Works in the Mercy Pictures show 'People of Colour'. (Photos: Tash van Schaardenburg)

Swastikas off K Road: How the worst art show in New Zealand came to be

The controversy over the People of Colour exhibition at Mercy Pictures shows how alt-right ideas can thrive in irony-steeped artistic environments, writes Amal Samaha.

On Saturday, a gallery show in Auckland ended. The exhibition featured rows upon rows of flags, each on a relatively uniform rectangular frame, set in neat rows.

All apparently normal, except for something that became increasingly obvious.

All photos: Tash van Schaardenburg

There seemed to be a lot of swastikas.

Really, a lot of swastikas. Of 150 or so flags, 20 were Nazi symbols, and others represented more obscure hateful ideologies. Each wall had at least a few swastikas, many positioned provocatively as if to ask “are these not the same as the flags beside them?”

In each case, I hope the audience’s answer was “no, one of these is a fucking swastika”.

The People of Colour show – created by artists Jerome Ngan-Kee, Jonny Prasad and Teghan Burt, also the co-directors of Mercy Pictures, the gallery where it was shown – was clearly out to court controversy. And they got it: on the first night the show was vandalised, and the Mercy Pictures Instagram was quickly inundated with criticism.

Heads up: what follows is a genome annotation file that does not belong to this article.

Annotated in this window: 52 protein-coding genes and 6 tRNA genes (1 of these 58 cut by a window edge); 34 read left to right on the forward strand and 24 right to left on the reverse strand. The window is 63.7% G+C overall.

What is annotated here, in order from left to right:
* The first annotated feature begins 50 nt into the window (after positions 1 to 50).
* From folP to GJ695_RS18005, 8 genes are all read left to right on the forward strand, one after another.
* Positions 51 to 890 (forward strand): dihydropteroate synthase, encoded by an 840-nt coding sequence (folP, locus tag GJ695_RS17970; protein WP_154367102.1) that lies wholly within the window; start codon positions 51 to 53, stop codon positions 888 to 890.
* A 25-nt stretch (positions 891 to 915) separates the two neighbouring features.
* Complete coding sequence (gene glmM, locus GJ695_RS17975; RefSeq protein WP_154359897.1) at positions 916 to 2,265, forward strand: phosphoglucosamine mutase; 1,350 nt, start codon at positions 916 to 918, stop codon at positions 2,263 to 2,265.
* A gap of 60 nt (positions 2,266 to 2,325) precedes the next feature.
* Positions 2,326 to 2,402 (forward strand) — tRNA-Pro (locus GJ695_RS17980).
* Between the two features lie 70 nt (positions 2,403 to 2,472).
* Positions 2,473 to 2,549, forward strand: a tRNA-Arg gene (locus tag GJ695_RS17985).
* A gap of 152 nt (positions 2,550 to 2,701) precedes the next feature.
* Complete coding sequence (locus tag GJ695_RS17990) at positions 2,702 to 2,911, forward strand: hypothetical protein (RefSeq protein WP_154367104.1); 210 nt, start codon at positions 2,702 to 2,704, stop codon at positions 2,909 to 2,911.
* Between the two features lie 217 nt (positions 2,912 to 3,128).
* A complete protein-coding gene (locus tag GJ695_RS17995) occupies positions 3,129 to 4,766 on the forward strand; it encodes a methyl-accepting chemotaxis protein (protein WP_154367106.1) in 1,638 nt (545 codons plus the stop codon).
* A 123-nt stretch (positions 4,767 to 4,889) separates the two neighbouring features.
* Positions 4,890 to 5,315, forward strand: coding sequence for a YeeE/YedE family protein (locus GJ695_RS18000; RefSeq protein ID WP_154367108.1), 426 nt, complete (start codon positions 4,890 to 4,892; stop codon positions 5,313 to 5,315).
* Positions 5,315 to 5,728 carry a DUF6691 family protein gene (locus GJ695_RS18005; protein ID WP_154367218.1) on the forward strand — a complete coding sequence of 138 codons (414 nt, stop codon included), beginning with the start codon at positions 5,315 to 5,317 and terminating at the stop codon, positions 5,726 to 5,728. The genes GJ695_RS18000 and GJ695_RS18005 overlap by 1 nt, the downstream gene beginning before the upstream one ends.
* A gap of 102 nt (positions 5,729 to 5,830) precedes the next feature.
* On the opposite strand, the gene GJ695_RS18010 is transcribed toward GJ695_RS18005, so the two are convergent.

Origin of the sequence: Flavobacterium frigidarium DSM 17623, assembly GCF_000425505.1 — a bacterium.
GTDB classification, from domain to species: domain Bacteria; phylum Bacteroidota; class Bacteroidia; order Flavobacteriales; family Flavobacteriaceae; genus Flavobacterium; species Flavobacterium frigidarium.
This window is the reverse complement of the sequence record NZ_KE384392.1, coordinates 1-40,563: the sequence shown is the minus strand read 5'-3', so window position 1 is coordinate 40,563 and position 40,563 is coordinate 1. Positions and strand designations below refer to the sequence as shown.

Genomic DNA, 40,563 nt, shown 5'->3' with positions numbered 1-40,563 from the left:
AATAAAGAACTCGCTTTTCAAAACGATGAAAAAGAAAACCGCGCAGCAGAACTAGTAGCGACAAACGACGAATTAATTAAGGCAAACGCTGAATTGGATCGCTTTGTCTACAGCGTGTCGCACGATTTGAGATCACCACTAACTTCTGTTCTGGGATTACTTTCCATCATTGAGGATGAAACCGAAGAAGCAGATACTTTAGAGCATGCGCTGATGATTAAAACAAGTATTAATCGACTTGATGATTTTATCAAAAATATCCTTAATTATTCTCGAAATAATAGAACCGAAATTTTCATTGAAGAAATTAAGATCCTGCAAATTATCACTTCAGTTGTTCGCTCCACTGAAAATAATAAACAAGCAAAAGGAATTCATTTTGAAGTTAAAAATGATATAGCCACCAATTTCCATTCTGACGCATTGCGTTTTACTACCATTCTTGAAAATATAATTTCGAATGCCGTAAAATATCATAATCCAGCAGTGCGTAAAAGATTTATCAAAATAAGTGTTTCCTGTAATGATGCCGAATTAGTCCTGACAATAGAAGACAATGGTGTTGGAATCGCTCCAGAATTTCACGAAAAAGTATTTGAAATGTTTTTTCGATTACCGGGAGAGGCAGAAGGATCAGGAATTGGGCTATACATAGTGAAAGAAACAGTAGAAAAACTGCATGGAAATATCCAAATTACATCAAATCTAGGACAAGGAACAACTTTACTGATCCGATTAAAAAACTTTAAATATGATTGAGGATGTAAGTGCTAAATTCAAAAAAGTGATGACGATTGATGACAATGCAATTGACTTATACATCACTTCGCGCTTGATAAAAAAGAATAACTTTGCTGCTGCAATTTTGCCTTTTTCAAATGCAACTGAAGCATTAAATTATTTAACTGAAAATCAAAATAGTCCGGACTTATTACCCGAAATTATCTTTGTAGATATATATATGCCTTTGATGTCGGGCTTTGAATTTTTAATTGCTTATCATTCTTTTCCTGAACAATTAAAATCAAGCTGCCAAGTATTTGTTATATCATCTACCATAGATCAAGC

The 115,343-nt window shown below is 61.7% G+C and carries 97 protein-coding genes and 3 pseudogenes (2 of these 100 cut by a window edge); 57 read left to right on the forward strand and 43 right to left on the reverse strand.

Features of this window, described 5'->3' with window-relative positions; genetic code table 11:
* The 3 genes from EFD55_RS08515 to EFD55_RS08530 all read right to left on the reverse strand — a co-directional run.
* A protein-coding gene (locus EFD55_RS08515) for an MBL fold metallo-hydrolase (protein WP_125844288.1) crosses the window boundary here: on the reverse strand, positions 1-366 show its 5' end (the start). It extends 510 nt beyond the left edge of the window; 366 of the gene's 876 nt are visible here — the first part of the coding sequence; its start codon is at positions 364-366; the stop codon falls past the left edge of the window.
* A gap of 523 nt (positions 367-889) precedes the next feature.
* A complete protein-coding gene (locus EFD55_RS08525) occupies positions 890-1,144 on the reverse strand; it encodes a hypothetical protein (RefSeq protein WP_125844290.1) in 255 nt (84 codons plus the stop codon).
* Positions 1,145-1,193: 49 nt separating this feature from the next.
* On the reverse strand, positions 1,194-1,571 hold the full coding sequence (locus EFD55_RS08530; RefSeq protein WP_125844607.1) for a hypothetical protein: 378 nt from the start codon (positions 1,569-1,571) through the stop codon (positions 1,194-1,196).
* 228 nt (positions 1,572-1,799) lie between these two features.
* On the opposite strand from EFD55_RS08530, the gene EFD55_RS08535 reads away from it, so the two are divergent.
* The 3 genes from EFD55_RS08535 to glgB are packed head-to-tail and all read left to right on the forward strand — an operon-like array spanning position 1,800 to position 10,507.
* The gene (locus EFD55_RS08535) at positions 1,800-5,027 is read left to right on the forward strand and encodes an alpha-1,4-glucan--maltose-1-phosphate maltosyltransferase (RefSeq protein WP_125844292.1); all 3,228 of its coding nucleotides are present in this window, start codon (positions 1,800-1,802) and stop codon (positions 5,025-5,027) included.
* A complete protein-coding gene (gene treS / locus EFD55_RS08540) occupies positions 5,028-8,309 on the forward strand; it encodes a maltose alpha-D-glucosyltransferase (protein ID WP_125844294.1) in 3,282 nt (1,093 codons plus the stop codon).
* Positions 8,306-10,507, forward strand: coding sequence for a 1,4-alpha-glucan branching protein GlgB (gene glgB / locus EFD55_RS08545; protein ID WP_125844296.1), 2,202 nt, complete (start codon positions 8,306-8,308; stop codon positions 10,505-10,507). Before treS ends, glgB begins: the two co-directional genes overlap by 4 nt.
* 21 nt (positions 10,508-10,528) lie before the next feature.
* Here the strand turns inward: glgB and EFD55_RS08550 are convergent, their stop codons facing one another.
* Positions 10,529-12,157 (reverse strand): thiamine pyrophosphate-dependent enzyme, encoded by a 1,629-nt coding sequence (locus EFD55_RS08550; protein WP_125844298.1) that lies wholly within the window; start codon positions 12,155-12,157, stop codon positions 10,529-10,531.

Ngan-Kee issued an apology soon after the exhibition ended, only for the other gallery staff to turn on him and ridicule the apology in a now-deleted post.

On Tuesday, Mercy Pictures’ other directors issued a statement which stopped short of an apology. It noted that Mercy Pictures’ “wider family” contains many people of marginalised identities, and called allegations of fascism “offensive and untrue”.

So what caused such outrage? Let’s go back to the exhibition itself, where among the many, many swastikas were other far right symbols: some obvious, such as a sign saying “it’s okay to be white”, and others more obscure, such as the Sonnenkreuz, Sonnenrad, Vichy French and Spanish Falangist flags. In fact, it was hard to think of a fascist flag that wasn’t there. Worse, these were displayed alongside the tino rangatiratanga flag, the United Tribes flag and Tūhoe’s mana motuhake, all apparently without permission from tangata whenua.

But such easy shocks are a dime a dozen for gallery shows. A swastika is a guarantee of controversy, though usually audience fears are allayed by an artist statement or write-up making some banal point about how nationalism is bad.

This, however, wasn’t the case, with People of Colour. The show’s artistic statement was anything but banal, since it was supplied by one Nina Power.

Power is a UK philosopher and former academic, and a bizarre figure to be linked to the wider ecology of the alt-right, being something of a convert from the post-modern, leftist intellectualism that the alt-right often derides. Once a committed feminist activist and scholar of philosophers like Alain Badiou and Giorgio Agamben, it seems that by gradually becoming involved in anti-transgender “feminist” activism, she found herself associating with progressively more right-wing figures.

Former friend and fellow academic Linda Stupart says that these days, “Nina Power is openly aligning herself with violent ‘edgelord’ alt-right men [and] transphobes, and has definitively divested herself of contemporary feminist thought.”

Power strongly rejects suggestions that she has any relationship with the alt-right or that she holds anti-transgender views.